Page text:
Though held back by some of the elements that often plague Nollywood movies, Strain ultimately shines in delivering an endearing message for the entire family.
Directed by Uduak-Obong Patrick, the film stars Okey Uzoeshi, Shushu Abubakar, Angel Unigwe, Nifemi Lawal, Gloria Anozie-Young, and Alex Usifo Omiagbo.
Uzoeshi and Abubakar play a couple whose lives are changed when their son (Lawal) is diagnosed with sickle cell disease. As they struggle to adjust to their new reality, the strain the development causes on their entire family threatens to shatter their once tranquil world.
I think Netflix's acquisition of Strain was a very good decision because this is something every family should watch. There are a lot of lessons to learn by the time the viewer is done watching it.
Let me start my review with the negatives. As is the case with a lot of Nigerian movies, the soundtrack is distracting at times, and at other times, one feels it isn't needed. Not every scene requires sound effects (something most Nollywood filmmakers should bear in mind).
There are unnecessary repetitions of virtually the same establishing exterior shots, with a few continuity issues as well. There are a few scenes where the characters are interacting and the camera suddenly cuts to exterior (the dialogue continues) only to return and we see that time seems to have elapsed without the dialogue reflecting it.
I can't really fault the editing but it wasn't as seamless as it ought to be. And then there is the issue of Yemi (Nnamdi's wife) calling Anozie-Young's character grandma. Who the hack calls her mother-in-law 'grandma'? When talking to your children about their grandparents, one can refer to them like that but speaking to them and still calling them that? It just didn't sit well with me.
Sometimes, the attempt by the actors playing the parents to portray emotional trauma rings hollow, but for the most part, they are quite convincing.
The cinematography is good when it comes to aerial and exterior shots. Interior scenes are nothing spectacular but the colour grading is okay.
As for the acting, I would commend all the child actors for being as realistic as possible. The truth is that in most Nollywood films, whenever children appear, their performances always make me cringe. This makes me wonder why there are only a handful of good child actors in the industry. I'm glad to say that in Strain, all the kids deliver.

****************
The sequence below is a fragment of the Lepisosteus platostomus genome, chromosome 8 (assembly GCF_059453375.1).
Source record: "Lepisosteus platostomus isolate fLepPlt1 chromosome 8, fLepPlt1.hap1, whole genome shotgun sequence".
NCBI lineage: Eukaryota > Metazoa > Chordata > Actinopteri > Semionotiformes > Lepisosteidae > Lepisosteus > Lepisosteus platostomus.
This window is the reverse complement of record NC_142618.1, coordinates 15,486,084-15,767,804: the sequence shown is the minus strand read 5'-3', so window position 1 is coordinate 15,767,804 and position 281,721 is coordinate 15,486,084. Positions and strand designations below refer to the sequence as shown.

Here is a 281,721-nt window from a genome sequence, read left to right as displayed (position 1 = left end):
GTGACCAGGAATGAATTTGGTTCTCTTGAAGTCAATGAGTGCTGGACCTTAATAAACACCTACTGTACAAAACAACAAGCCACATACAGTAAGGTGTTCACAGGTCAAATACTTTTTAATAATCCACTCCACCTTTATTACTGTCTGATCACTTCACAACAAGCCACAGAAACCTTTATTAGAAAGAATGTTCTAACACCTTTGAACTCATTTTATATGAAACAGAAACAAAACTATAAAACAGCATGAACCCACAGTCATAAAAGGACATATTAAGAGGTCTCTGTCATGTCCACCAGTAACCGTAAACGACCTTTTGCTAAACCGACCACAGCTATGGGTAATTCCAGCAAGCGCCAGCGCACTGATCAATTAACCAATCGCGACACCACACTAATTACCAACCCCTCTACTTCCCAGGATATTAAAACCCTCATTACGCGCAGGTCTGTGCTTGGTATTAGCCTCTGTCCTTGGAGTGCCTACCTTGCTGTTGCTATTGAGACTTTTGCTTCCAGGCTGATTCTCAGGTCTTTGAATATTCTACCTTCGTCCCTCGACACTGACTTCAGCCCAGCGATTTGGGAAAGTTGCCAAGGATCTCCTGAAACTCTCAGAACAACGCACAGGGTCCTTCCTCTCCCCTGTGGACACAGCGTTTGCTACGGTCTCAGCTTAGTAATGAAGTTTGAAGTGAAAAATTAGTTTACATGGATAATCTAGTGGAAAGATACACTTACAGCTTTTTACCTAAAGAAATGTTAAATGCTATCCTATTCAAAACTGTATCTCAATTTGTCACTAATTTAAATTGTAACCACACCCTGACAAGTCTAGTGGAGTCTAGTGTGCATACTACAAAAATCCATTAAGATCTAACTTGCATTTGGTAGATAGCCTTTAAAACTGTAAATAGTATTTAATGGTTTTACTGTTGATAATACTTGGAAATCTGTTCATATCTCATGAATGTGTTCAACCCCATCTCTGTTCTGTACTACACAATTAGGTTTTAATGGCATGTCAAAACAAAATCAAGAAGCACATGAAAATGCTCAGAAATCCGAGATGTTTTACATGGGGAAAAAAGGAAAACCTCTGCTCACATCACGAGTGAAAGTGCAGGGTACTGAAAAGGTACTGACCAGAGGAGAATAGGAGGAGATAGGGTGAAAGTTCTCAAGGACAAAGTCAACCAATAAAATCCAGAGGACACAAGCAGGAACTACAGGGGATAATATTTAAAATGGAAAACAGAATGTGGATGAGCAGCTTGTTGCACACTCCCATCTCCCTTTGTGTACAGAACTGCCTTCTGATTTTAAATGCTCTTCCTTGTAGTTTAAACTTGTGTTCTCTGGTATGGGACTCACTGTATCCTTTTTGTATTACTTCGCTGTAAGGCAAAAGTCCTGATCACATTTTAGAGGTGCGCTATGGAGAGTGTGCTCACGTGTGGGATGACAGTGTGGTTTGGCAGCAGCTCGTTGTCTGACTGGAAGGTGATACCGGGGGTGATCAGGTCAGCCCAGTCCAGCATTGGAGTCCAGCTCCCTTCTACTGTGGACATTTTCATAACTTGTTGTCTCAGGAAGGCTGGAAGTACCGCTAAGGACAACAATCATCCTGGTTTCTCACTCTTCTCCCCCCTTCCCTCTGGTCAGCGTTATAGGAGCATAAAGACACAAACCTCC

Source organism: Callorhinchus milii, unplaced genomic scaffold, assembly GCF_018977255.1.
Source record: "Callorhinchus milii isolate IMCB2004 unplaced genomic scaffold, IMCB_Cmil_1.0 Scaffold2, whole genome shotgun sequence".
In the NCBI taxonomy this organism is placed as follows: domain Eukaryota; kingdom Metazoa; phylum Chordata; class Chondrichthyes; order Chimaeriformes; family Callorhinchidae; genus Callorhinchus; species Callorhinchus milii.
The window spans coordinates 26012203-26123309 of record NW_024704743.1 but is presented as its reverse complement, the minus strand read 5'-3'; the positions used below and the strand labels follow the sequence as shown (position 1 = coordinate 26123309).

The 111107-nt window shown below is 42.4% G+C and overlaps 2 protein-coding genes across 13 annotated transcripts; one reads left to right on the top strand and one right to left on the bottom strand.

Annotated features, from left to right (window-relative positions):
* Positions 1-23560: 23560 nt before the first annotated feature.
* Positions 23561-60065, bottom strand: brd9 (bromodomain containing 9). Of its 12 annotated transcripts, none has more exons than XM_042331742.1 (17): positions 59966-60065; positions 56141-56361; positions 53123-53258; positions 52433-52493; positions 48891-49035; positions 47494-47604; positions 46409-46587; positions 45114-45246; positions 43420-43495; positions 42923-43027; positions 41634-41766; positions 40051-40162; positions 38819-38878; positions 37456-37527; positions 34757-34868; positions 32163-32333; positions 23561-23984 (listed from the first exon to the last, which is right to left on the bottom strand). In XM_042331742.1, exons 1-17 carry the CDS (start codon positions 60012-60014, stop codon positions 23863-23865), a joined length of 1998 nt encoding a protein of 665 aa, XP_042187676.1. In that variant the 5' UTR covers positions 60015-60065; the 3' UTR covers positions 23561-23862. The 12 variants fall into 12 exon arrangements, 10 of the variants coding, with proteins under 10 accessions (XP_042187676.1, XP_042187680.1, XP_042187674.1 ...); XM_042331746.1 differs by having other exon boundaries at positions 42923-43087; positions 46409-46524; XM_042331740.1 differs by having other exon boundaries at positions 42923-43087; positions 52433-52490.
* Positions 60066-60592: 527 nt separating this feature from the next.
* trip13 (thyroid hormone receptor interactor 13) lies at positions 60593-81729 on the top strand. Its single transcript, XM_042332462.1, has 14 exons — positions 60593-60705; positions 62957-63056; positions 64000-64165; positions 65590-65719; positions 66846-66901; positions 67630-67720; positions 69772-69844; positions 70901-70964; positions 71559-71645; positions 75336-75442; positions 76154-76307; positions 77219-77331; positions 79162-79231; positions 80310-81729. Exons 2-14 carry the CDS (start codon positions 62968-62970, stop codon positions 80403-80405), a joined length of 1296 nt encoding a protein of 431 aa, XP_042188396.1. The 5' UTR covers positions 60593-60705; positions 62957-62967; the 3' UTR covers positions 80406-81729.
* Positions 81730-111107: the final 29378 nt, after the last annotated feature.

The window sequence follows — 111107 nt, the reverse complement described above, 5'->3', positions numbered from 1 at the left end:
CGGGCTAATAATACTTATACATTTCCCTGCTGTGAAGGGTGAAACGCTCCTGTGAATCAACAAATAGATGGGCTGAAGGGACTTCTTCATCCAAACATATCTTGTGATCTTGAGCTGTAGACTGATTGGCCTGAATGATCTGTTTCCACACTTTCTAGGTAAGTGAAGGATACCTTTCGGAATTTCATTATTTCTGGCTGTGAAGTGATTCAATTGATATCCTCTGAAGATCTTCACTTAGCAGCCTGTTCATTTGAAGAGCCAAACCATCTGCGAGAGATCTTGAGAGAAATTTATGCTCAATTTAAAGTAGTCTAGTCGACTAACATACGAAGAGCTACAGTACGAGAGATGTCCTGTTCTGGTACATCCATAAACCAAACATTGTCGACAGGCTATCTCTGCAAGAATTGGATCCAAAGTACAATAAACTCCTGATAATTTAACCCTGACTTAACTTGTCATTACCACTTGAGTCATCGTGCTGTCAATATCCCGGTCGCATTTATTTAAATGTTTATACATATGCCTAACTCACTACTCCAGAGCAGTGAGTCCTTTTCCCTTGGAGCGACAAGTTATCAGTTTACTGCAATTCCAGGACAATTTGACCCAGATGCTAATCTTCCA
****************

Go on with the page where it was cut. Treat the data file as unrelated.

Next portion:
Particular praise must go to the young actress named Angel Unigwe who plays Ebere, the elder sister of the sickle cell patient. She has the potential to be a Nollywood star and was obviously the standout when it came to the children, even outshining her onscreen brother.
Okey Uzoeshi gives a compelling portrayal as the patriarch of the family who watches as his world begins to crumble following his son's frequent crisis. He buckles under the stress and pressure, lashing out at his wife due to no fault of hers.
Shushu Abubakar as the wife of Uzoeshi's character didn't leave any lasting impression on me with her acting. She gives it her all, but somehow I found myself expecting more.
Whatever flaws Strain has are forgotten in the third act as the near-perfect depiction of the ailing child's condition hits the right note, tugging at the viewer's heartstrings. This is where empathy is evoked and the ensuing suspense is something that had me on the edge of my seat.
Strain is educative and eye-opening; a film for every member of the family. As medical practitioners around the world continue to advocate for us to be mindful of our health, it is also important that those living with sickle cell disease know that there is a solution that has been proven to be effective.
Amid the stigma, physical and emotional trauma that sickle cell patients go through, they ought to be aware that there is succour for them and they need all the love and care in the world. To this end, Strain sends the right message and the director and actors deserve a pat on the back.